4. It Provides Terminally Ill Animals With a Peaceful End – Although it is sad, being a “forever foster” for a terminally ill animal is a great way to provide a loving soul with a joyful end to their life. Hospice cases are usually the first animals to be euthanized at the shelter, whether they have a serious heart murmur, cancerous tumors, or any such incurable disease. The only thing sadder than an animal passing away from a terminal illness is that animal being “put down” at a shelter –  a cold, unfamiliar, and confusing place – by staff who may or may not give the animal a loving send-off. If you foster a terminally ill animal, you are giving it the loving end of its life it deserves, filled with warmth, kindness, and probably lots of spoiling!seniordogs
  5. Fostering Enriches YOUR Life As Well – It is becoming more and more apparent due to scientific studies, personal accounts, and widely shared experiences that animals literally improve your quality of life. Not only are they linked to reducing stress – which has an overall positive effect on the body due to less strain – but they improve anxiety and depression symptoms as well. Many people have reported that their dog, cat, rabbit, or other pet saved them from committing suicide. The companionship itself is healing for anxiety and depression sufferers, as well as the acts of petting, cuddling, and caring for the animal which provide endless emotional benefits. Also, it just makes life more fun in general due to the addition of another cute, spunky personality to your household. You can also have the comfort of knowing that you are doing your part in saving animals’ lives from the shelter system!personcarryingdog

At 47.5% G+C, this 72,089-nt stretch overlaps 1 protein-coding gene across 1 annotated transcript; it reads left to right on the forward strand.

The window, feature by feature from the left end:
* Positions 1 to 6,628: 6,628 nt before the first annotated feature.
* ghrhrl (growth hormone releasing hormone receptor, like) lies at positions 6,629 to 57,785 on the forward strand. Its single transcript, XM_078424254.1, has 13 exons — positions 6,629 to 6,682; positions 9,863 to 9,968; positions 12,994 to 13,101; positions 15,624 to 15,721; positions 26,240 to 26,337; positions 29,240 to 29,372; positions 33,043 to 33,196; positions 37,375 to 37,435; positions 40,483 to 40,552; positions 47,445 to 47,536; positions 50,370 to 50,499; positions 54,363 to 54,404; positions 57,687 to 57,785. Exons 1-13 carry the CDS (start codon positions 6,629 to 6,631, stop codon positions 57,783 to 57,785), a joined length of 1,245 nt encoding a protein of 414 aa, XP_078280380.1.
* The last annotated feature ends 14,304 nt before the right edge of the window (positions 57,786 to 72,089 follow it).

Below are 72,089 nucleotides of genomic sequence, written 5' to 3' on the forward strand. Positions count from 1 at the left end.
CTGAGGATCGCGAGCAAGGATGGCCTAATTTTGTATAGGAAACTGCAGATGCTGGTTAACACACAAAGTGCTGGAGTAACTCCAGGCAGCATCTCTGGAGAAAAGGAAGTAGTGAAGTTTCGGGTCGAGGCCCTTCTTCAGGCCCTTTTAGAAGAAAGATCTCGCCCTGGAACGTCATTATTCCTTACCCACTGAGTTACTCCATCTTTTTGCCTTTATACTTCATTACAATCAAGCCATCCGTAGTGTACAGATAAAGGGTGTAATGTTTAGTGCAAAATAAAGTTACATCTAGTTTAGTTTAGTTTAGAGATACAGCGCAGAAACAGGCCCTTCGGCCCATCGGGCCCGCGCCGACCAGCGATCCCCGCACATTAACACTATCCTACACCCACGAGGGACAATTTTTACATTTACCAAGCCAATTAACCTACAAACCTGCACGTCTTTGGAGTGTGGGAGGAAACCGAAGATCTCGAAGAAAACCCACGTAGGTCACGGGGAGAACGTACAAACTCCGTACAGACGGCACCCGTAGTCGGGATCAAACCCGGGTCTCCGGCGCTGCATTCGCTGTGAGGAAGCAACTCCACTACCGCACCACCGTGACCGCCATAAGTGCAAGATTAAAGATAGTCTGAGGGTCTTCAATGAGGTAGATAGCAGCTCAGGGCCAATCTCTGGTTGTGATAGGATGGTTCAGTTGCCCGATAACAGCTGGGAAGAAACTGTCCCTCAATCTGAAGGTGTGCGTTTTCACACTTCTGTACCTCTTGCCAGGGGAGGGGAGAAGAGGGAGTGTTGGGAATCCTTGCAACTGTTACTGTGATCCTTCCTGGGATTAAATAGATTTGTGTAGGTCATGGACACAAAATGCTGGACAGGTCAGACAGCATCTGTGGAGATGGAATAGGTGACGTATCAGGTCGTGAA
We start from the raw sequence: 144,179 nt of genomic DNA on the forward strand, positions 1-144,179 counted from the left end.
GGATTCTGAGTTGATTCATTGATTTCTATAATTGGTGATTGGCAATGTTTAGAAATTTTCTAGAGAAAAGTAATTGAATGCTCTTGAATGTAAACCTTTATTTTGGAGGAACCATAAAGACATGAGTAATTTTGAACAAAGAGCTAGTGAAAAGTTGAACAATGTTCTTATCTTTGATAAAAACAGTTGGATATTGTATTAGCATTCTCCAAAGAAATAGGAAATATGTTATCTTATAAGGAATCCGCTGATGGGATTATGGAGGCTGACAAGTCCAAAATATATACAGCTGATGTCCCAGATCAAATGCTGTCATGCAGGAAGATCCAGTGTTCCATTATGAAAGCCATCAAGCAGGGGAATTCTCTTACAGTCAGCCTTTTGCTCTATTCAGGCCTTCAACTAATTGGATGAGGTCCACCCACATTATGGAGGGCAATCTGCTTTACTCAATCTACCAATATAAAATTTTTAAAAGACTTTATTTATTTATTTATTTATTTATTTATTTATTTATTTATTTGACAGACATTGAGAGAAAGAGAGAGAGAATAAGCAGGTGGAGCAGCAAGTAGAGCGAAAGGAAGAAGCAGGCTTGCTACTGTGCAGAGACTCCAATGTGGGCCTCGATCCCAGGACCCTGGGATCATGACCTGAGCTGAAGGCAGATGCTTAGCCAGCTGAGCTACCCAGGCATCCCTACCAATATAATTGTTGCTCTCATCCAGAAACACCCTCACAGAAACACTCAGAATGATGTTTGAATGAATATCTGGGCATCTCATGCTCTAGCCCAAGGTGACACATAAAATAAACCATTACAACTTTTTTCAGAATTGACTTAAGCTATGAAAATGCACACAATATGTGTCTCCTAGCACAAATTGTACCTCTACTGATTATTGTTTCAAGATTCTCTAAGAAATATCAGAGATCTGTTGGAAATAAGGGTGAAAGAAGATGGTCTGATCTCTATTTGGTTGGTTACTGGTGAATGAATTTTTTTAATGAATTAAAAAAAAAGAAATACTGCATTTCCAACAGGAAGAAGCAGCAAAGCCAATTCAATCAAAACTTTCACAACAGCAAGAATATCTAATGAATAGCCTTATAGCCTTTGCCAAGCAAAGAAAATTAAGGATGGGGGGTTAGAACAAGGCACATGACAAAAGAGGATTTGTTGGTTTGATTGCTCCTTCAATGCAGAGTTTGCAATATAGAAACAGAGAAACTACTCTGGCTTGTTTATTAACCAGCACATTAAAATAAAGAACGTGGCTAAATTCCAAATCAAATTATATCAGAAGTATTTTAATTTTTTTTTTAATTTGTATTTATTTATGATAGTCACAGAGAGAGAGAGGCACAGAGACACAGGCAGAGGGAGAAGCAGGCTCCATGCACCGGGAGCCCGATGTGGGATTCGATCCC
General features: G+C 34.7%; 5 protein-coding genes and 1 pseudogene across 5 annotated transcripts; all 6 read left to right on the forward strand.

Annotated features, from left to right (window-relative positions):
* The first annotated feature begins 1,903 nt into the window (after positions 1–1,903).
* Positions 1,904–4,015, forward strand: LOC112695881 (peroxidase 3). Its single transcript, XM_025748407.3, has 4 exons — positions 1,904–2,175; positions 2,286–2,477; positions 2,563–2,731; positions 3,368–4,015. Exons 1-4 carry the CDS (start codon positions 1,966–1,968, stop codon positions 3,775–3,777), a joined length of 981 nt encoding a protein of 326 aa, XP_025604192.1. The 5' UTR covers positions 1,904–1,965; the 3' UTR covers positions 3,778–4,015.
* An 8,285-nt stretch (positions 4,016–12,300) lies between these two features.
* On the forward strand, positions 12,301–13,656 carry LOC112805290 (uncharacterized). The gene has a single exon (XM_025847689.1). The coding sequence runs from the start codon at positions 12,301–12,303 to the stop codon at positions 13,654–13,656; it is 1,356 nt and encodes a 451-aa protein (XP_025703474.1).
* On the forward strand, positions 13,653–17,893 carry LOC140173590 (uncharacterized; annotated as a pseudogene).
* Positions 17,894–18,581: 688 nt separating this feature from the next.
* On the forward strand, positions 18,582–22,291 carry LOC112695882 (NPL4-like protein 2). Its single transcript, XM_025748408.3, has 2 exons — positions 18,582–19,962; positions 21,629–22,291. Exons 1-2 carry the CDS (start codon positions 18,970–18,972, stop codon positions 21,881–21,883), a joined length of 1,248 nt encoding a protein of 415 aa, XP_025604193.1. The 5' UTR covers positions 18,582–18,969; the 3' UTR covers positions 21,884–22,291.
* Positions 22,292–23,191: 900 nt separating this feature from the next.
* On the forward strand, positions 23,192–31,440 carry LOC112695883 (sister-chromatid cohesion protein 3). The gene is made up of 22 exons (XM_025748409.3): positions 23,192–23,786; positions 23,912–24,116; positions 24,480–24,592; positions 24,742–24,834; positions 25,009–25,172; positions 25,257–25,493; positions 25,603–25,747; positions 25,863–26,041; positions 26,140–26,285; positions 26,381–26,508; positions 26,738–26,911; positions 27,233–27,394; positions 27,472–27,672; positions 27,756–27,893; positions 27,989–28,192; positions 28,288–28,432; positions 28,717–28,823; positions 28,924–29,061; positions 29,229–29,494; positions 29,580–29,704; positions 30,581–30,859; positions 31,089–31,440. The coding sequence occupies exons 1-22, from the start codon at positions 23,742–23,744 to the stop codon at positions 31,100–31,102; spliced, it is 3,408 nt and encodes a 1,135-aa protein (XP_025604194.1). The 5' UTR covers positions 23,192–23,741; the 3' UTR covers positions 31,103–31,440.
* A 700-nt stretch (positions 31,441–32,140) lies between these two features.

Basically fostering saves lives – the lives of homeless animals that otherwise would be at-risk for euthanasia, or for developing an illness or behavior problem in the shelter system. There is a high demand for certain types of dogs to be fostered – the “less desirable” dogs – but these dogs have just as much love (sometimes more) to give as the puppies and “high demand” dogs that are trendy and sought after. If you have room in your household to foster an animal (or several), reach out to a local rescue non-profit, humane society, sanctuary, or even shelter that has a foster program. You can also check online via Facebook on the many different networking groups that post animals that are in immediate need of rescue to save their lives. If we all do our part and foster, we can prove that there are enough homes for all shelter animals and euthanasia is not the solution!

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{ 11 comments… add one }
  • Nick February 3, 2016, 7:10 am

    I’ve been fostering for Peak Lab Rescue the last year; I’m on my tenth dog. It has been one of the most rewarding experiences of my life and the suggestion that I foster is one of the best pieces of advice I’ve ever received.

  • Pam Mitchell February 3, 2016, 8:19 am

    Great Article thanks.

  • dc February 8, 2016, 10:17 am

    Foster programs are a great augmentation to sheltering for pets who can benefit. But many pets do not do well in a new place whether it is a kennel, a home or a veterinary clinic. We must weigh the benefit to the pet for adoption, too. It’s much easier for prospective adopters to find pets in a shelter open to the public. For some pets it can be detrimental to bond with a new family, only to be rehomed again. The routine, parasite control, regular meals and enrichment a shelter offers homeless animals actually reduce stress by increasing the quality of life of a formerly homeless pet. All that said, shelters should foster pets who are afraid in the kennel to assess whether their fear is situational. Of the 180 million or so cats and dogs in the US, fewer than 6 million see the inside of a shelter in a year. Sheltering is a great way for unhealthy animals with no owner to foot the bill, to get healthy. Sometimes a foster home to provide care is a great solution. Sometimes, it isn’t.

    • VetDepot February 8, 2016, 3:23 pm